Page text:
Belyakova: ESG is a hot topic, and it’s because companies see value in sustainability programs. The impact of ESG policies and their timely implementation and actualization is indisputable: productivity gains, cost savings, reduced risk factors, a lower number of environmental accidents, etc. A smart ESG agenda also helps businesses pay lower insurance premiums, get better loan conditions, and attract investments. Therefore, the number of international organizations setting sustainability standards is rapidly increasing, which brings cross-opportunities and ensures inter-sectoral cooperation.
The ‘E’ in ESG is particularly under the spotlight internationally, which leads to the creation of new business products like green financing, offering financial institutions a new vector of development. And green energy is no longer a mere trend, but an ‘implied approach’ in the data center industry for example. The tech sector enjoys growing opportunities, particularly in consumer goods, offering data tools for monitoring supply chains. And increased demand for high-quality sustainable real estate leads to building smart offices and developing scope 3 emissions calculators. It’s not a secret that consumers increasingly favor products with better ESG credentials, which allows production companies to differentiate themselves with the help of their ESG action points.
To come out on top in the current ESG-driven data race, organizations should make use of various data analytics as well as ESG reporting and management tools, be it artificial intelligence, machine learning, or other ESG-related software. The tech element of ESG will definitely become a driver of their development. Companies should also start thinking of having ESG-dedicated teams with relevant sector-specific skill sets, to help management take future-facing decisions.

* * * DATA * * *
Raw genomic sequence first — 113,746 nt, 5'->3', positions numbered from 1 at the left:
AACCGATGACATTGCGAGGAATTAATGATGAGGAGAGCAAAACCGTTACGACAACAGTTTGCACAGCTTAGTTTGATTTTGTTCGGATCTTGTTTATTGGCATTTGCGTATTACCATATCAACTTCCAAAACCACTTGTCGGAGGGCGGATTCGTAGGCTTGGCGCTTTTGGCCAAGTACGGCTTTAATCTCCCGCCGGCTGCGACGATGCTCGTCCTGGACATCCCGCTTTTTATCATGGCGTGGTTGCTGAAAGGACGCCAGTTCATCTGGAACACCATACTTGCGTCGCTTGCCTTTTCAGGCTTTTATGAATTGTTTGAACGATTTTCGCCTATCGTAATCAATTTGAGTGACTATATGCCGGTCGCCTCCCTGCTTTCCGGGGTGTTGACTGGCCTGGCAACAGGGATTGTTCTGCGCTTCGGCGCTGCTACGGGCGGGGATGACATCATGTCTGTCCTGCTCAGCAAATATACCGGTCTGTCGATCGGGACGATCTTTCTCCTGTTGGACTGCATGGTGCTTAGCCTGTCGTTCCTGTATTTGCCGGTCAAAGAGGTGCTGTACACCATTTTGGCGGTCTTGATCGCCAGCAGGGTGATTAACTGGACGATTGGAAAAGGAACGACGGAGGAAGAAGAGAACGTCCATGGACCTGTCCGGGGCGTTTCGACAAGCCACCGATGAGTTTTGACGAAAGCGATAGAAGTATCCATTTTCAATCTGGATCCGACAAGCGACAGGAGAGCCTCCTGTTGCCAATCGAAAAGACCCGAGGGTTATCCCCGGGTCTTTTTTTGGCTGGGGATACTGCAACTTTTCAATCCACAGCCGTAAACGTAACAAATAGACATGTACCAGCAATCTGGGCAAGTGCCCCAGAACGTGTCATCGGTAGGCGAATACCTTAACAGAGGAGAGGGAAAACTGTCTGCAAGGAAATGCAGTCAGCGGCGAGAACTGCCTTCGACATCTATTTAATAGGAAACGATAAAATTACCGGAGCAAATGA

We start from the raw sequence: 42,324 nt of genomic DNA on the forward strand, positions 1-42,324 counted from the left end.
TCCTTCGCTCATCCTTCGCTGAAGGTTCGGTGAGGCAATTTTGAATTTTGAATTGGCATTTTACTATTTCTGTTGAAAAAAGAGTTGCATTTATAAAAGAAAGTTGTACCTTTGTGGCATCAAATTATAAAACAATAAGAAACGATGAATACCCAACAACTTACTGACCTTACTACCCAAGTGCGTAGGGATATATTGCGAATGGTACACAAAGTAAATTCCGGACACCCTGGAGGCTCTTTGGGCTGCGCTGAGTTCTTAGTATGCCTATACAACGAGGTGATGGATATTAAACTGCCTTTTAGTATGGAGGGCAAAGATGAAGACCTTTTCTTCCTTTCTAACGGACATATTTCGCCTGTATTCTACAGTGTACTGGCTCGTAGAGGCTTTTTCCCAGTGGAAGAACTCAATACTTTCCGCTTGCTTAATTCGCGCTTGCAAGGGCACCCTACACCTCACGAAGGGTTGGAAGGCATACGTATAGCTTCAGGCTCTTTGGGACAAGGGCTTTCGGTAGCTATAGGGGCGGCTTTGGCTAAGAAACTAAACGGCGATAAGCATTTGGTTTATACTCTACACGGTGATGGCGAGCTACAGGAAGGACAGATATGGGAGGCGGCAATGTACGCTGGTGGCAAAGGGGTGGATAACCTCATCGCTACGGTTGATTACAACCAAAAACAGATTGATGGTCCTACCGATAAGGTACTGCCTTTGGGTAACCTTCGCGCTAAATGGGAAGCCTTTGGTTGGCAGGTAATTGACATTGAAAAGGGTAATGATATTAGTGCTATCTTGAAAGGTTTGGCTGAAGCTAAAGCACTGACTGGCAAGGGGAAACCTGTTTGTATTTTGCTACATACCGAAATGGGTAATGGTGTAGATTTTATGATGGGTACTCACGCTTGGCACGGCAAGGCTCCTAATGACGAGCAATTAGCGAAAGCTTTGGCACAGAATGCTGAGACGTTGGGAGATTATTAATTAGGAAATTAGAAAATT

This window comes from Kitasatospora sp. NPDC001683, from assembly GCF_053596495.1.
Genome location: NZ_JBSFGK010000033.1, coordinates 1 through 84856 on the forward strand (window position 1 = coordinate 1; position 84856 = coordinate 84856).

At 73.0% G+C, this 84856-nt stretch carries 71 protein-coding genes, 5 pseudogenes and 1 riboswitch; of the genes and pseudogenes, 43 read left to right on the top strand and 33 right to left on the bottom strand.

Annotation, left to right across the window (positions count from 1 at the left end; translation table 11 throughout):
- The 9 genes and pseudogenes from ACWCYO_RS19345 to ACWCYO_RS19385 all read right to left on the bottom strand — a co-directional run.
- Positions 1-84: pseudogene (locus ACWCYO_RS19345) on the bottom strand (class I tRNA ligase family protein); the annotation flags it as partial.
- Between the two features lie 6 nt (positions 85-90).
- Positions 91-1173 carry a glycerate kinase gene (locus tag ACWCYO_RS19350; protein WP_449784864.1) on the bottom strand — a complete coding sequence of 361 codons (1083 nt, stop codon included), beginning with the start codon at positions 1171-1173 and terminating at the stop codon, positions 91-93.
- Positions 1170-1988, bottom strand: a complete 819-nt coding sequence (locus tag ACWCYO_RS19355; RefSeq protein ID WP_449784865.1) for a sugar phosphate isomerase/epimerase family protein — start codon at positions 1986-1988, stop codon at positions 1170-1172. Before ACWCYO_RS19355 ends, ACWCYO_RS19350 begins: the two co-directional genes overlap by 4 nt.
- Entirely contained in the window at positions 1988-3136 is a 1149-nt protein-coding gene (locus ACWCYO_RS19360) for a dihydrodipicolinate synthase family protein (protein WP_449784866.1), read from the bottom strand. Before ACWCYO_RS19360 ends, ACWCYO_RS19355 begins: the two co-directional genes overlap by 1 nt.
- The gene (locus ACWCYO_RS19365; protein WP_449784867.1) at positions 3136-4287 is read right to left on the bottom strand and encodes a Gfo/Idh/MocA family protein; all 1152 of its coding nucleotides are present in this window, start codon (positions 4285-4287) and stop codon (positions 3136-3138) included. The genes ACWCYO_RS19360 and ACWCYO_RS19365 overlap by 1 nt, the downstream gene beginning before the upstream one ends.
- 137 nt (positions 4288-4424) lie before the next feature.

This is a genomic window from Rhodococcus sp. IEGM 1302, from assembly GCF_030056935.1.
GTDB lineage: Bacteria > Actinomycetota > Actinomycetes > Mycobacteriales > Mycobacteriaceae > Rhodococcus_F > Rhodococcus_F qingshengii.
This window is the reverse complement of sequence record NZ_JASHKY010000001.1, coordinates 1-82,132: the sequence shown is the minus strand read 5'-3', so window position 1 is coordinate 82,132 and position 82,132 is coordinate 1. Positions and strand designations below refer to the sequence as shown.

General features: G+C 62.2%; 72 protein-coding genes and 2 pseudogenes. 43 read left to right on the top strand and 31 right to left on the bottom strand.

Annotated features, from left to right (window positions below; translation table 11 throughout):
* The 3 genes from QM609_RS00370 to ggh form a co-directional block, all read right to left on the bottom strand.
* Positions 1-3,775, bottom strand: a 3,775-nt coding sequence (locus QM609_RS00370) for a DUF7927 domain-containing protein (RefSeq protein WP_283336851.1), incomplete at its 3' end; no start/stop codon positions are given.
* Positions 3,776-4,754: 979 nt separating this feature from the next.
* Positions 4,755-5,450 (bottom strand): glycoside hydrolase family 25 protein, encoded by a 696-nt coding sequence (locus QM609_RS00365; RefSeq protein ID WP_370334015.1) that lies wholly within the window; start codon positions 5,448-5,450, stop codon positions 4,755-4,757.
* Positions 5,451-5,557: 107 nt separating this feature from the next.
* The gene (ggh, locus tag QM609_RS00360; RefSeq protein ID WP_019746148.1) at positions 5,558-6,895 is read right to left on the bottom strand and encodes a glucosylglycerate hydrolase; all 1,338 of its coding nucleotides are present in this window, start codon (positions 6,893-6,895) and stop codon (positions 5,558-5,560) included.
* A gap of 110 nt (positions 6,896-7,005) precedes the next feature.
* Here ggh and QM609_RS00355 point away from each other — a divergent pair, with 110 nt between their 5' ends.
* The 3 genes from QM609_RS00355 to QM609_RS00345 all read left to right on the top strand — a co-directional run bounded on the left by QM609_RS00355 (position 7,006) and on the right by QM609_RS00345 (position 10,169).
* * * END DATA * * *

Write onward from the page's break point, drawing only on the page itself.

CEELM: And what specific tools will come into play to achieve those goals?
Belyakova: Given how important the ESG agenda is for the majority of global enterprises, it’s no surprise that TMT, and more specifically the IT sector, has picked up the trend and is already developing various tools to enhance ESG program implementation. We are now observing various software products that not only help analyze the gaps in companies’ ESG policies, but also offer sophisticated analytics data of their environmental impact in the energy, oil, and gas and production sectors.
ESG data analytics and reporting tools are still at an early stage of development but are expected to grow by an order of magnitude in the next couple of years. AI solutions will likely become a driver in achieving ESG goals and offer unique tools such as qualitative analytics of ESG forecasting parameters, special ESG reporting tools, and algorithms that can offer early-stage risk analysis and risk prevention. Blockchain technologies can improve traceability throughout the ESG supply chain and scrutinize the ESG credentials of products, services, and goods. And digital twins already play their e-role in the energy sector – this technology will likely expand further due to its ability to help understand and predict energy consumption.
TMT companies will have a huge impact on the ESG agenda, given how much their business overlaps with other sectors. The rollout of 5G has already led to the exchange of more data using less power, and the need for energy efficiency will likely help build technologically smarter buildings and greener data centers. And all that gives ESG tech tools a huge space to grow into.
CEELM: Finally, how do you see the role of TMT lawyers in five years’ time?
Belyakova: The pace and scope of digital transformation and the adoption of new regulations and business rules throughout the globe will make legal teams expand their technical skills, gain a compliance background, and closely cooperate with – or even include – narrow tech specialists to offer clients more focused expertise.